SpiritsFor my birthday my mother gave me a card with a picture of a scruffy Jack Russell Terrier on it that bore an uncanny resemblance to my little dog Sadie I lost almost 3 years ago now. I credit Sadie for getting me out of the house every day even when I didn’t feel like it and making sure I got to the park every day to stop and smell the roses. Well, I would smell the roses, she would smell other things. Anyway, inside the card my mother wrote: "Take a walk in Riverside Park for me" and signed it from Sadie. So when I awoke Sunday morning with the bright Autumn sunlight flickering through tree branches into my window, I had to get out to the park right away. I went with the spirit of Sadie, but when I got to the park I was met with another spirit. The Alzheimer's Asoociation's annual Memory Walk was getting ready to start with dozens of walkers and volunteers buzzing about. Inspirational speeches were being made and a moment of silence was observed for those we’ve lost to this dreaded disease. Naturally I thought of my grandfather who suffered with Alzheimer’s until his death at age 80.
I’m lucky enough to own many possessions that belonged to my grandfather and each one comes with memories attached. Most of these were given to me by my grandmother who knew of all his grandsons, I would be the one who would most appreciate Grandpa’s things. In high school I wore an over sized vintage topcoat of his when that was all the rage in the ‘80s. I wore it for years and finally wore out the lining. I also have a red plaid Eisenhower jacket that is so fabulously ‘50s, as well as a subtle black and red plaid sport coat that makes me feel like Ricky Riccardo when I wear it. I own all of his cuff links and a square onyx and gold ring that looked like something Maxwell Smart might have worn. He’d let us speak into it to imaginary secret agents when we were kids. But one of my favorite things is a book he owned that so perfectly personified him: Esquire Etiquette, a guide to business, sport and social conduct, published by Esquire magazine in 1953. It’s funny to read now, but I’m sure in part because of this book I’ll always remember my grandfather as the perfect gentleman.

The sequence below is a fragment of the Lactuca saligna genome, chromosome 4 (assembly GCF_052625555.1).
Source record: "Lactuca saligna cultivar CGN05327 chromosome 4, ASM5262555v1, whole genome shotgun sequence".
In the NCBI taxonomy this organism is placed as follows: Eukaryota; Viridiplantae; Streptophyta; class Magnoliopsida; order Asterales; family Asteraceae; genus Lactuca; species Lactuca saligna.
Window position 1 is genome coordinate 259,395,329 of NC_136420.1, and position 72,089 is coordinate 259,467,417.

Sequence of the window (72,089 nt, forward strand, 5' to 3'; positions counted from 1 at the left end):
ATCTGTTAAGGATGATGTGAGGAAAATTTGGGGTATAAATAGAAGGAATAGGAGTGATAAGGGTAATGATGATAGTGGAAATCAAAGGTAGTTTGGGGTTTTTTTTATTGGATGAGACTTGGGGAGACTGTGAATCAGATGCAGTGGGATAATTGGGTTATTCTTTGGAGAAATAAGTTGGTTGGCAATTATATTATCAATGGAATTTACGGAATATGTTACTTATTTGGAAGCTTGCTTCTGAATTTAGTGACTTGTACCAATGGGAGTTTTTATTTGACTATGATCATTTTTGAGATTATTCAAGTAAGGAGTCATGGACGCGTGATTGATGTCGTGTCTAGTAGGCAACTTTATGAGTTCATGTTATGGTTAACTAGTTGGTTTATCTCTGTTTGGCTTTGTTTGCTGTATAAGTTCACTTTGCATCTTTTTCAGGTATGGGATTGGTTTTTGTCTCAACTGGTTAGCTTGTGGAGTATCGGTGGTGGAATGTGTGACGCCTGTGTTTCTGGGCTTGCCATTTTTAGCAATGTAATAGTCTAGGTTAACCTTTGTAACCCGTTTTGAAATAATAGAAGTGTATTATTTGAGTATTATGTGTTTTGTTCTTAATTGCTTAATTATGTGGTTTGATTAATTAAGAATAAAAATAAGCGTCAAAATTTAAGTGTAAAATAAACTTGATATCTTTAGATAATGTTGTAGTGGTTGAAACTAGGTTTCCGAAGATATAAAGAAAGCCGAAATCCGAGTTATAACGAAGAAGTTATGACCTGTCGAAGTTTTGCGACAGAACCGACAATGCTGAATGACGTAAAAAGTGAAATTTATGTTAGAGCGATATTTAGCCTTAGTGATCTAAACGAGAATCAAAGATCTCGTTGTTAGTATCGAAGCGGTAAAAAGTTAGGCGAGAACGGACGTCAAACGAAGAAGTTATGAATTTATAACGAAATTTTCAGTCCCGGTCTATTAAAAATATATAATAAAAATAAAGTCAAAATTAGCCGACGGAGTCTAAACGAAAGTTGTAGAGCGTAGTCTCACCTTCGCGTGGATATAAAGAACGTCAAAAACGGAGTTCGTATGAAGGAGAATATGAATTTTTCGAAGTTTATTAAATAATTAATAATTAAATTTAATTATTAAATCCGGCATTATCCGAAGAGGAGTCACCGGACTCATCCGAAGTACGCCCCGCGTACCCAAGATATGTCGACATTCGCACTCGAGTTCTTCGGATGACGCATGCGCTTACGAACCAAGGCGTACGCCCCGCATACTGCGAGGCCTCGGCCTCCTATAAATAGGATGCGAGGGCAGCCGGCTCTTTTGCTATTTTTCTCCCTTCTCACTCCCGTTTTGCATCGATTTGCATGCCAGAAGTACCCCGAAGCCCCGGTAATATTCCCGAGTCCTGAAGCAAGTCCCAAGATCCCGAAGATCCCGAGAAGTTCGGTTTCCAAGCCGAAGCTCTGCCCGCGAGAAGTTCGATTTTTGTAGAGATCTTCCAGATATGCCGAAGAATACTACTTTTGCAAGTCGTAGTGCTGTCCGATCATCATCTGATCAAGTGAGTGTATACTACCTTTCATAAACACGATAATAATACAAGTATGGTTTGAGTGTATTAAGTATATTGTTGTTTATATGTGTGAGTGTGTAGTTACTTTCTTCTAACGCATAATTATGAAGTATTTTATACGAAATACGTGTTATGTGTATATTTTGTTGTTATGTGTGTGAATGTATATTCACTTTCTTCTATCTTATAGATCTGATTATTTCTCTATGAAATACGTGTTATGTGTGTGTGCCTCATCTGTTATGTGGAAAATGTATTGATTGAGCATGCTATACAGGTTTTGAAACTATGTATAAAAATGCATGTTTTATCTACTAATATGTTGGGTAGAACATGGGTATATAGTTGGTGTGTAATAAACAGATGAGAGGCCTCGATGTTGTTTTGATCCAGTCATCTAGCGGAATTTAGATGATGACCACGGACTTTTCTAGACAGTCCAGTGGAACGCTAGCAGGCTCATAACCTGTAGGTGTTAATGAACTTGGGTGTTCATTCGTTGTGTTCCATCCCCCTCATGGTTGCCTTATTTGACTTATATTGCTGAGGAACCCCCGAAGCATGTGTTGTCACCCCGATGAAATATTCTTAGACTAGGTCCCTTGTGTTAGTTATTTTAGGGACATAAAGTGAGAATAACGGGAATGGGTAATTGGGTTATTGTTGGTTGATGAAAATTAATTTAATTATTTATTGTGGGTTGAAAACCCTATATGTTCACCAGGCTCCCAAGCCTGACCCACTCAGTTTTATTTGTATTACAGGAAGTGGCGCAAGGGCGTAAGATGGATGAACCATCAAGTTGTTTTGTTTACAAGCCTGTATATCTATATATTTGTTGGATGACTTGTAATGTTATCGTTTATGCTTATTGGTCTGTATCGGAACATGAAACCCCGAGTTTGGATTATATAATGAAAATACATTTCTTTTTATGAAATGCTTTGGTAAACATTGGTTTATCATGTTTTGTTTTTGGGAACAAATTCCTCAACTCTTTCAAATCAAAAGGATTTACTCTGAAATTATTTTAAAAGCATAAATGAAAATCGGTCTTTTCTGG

But more than that, Grandpa was a good provider for his family. As the oldest of four boys he dropped out of school in the eighth grade to help support his family during the Depression. One of his jobs around that time was teaching the Argentine Tango. Grandpa loved to dance and could not keep his feet still when there was music playing. He always looked sharp and was quite the snappy dresser. Despite his limited schooling Grandpa was an avid reader and continued to educate himself and became quite a learned, cultured man. When my mother was growing up he worked a white collar job in sales for the New York Central Railroad. He was very proud of his job with the railroad and the glory of Grand Central Station and all it represented.
It is said when one develops Alzheimer’s one’s dominant personality traits emerge. Grandpa remained a perfect gentleman till the end, always with gracious manners and a bon mot. His love of dance never faded either, foxtrotting with nurses in the nursing home whenever there was music in the activity room. What a gift on my birthday to have these memories come flooding back.
Below are some photos from the Alzheimer’s Association 2007 New York Memory Walk.